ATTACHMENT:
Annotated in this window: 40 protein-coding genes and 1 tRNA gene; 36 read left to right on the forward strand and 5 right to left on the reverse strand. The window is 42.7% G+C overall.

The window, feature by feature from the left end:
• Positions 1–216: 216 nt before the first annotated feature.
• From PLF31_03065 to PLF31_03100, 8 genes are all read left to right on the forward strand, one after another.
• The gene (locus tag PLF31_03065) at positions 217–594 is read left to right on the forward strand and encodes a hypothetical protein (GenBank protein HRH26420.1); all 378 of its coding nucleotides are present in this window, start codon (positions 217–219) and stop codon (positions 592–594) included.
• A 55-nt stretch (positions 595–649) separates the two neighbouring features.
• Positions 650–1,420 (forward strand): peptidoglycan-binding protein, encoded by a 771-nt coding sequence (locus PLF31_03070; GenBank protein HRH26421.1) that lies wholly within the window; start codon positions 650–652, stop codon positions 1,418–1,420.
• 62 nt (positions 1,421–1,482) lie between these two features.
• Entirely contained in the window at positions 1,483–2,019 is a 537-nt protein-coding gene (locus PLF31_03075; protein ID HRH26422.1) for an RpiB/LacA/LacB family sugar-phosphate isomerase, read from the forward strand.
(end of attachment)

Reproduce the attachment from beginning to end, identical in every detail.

Annotated in this window: 40 protein-coding genes and 1 tRNA gene; 36 read left to right on the forward strand and 5 right to left on the reverse strand. The window is 42.7% G+C overall.

The window, feature by feature from the left end:
• Positions 1–216: 216 nt before the first annotated feature.
• From PLF31_03065 to PLF31_03100, 8 genes are all read left to right on the forward strand, one after another.
• The gene (locus tag PLF31_03065) at positions 217–594 is read left to right on the forward strand and encodes a hypothetical protein (GenBank protein HRH26420.1); all 378 of its coding nucleotides are present in this window, start codon (positions 217–219) and stop codon (positions 592–594) included.
• A 55-nt stretch (positions 595–649) separates the two neighbouring features.
• Positions 650–1,420 (forward strand): peptidoglycan-binding protein, encoded by a 771-nt coding sequence (locus PLF31_03070; GenBank protein HRH26421.1) that lies wholly within the window; start codon positions 650–652, stop codon positions 1,418–1,420.
• 62 nt (positions 1,421–1,482) lie between these two features.
• Entirely contained in the window at positions 1,483–2,019 is a 537-nt protein-coding gene (locus PLF31_03075; protein ID HRH26422.1) for an RpiB/LacA/LacB family sugar-phosphate isomerase, read from the forward strand.